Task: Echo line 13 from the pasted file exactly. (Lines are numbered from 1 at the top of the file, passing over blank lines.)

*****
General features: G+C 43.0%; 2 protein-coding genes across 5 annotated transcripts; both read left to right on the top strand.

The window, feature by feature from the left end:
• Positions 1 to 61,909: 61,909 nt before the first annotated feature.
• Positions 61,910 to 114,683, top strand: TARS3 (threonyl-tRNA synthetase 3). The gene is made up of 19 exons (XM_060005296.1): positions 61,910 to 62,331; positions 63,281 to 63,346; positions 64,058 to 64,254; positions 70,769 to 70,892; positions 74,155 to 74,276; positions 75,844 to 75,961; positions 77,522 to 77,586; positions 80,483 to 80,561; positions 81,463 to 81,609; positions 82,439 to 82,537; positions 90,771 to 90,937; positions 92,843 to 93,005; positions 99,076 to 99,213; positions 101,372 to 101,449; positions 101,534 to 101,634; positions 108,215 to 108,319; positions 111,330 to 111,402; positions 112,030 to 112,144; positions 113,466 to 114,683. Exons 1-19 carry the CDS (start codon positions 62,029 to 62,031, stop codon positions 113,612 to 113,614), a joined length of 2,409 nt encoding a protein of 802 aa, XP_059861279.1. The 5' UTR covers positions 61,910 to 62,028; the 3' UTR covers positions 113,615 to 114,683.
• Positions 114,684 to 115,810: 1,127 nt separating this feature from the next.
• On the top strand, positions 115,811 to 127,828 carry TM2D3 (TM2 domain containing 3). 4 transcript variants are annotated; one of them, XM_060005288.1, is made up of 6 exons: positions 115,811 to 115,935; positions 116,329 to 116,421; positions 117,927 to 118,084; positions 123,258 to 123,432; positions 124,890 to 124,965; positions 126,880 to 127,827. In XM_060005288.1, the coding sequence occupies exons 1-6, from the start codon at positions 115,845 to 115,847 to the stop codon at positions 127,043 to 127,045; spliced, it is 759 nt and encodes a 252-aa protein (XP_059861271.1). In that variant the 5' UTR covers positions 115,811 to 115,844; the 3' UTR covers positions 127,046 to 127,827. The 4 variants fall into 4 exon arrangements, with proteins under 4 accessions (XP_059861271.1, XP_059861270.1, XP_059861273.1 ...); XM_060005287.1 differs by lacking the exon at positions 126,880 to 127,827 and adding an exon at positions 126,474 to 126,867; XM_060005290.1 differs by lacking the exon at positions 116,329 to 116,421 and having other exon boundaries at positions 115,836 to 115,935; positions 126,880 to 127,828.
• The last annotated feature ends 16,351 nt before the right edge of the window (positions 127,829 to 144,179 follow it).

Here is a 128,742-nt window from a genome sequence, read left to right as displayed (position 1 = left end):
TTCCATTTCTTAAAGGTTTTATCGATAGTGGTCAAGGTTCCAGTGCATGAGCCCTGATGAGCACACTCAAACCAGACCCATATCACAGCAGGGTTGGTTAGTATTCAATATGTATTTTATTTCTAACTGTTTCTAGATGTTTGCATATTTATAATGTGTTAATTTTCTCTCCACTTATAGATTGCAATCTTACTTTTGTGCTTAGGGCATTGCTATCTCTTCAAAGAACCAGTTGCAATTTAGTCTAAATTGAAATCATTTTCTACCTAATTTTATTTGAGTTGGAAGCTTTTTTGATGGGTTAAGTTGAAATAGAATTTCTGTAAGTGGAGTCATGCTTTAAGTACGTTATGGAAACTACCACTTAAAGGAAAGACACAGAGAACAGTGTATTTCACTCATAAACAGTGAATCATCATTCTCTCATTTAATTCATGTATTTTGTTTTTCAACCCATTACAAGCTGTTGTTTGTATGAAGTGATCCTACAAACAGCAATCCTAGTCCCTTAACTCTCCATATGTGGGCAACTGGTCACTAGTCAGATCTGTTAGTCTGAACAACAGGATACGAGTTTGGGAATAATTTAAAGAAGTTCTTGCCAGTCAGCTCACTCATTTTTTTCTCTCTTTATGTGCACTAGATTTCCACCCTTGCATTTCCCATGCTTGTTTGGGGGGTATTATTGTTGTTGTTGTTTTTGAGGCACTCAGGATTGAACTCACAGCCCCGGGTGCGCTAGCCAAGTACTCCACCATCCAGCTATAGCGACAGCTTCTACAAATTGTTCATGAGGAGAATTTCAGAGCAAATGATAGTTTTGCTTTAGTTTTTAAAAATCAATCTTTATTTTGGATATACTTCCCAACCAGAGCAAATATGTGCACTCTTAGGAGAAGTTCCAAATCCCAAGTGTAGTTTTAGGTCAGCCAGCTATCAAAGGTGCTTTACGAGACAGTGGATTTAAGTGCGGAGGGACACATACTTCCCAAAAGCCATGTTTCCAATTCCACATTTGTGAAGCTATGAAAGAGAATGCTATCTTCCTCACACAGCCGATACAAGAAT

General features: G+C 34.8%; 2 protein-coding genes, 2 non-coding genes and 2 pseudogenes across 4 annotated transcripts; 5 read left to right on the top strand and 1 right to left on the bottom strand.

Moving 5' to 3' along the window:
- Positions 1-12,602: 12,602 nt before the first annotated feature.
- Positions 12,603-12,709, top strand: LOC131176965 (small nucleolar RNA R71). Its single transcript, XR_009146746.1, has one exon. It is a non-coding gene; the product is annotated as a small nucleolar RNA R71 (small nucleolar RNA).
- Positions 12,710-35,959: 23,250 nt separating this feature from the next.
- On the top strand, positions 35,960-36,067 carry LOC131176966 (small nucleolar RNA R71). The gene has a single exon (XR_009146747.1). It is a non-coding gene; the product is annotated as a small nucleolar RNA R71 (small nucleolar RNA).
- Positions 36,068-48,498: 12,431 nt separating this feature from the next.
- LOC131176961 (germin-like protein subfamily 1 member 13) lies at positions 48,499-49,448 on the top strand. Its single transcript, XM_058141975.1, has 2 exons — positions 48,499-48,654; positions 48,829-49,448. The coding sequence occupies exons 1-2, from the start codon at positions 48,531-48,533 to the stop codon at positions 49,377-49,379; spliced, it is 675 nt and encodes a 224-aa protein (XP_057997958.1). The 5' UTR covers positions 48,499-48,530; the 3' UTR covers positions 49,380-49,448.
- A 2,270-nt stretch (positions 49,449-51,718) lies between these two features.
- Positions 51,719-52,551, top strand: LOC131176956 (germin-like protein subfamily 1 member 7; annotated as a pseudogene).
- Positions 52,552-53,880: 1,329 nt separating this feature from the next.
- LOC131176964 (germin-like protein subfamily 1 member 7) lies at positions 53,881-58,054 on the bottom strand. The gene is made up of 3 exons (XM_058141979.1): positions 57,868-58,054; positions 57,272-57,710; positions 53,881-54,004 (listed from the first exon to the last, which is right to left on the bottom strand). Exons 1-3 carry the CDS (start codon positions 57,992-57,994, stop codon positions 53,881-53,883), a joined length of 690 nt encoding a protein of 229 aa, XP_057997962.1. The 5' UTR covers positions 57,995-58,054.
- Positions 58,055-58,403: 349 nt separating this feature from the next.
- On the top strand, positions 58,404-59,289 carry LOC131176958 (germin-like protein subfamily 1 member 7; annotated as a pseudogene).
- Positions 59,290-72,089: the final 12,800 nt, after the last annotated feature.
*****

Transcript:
- Positions 12,603-12,709, top strand: LOC131176965 (small nucleolar RNA R71). Its single transcript, XR_009146746.1, has one exon. It is a non-coding gene; the product is annotated as a small nucleolar RNA R71 (small nucleolar RNA).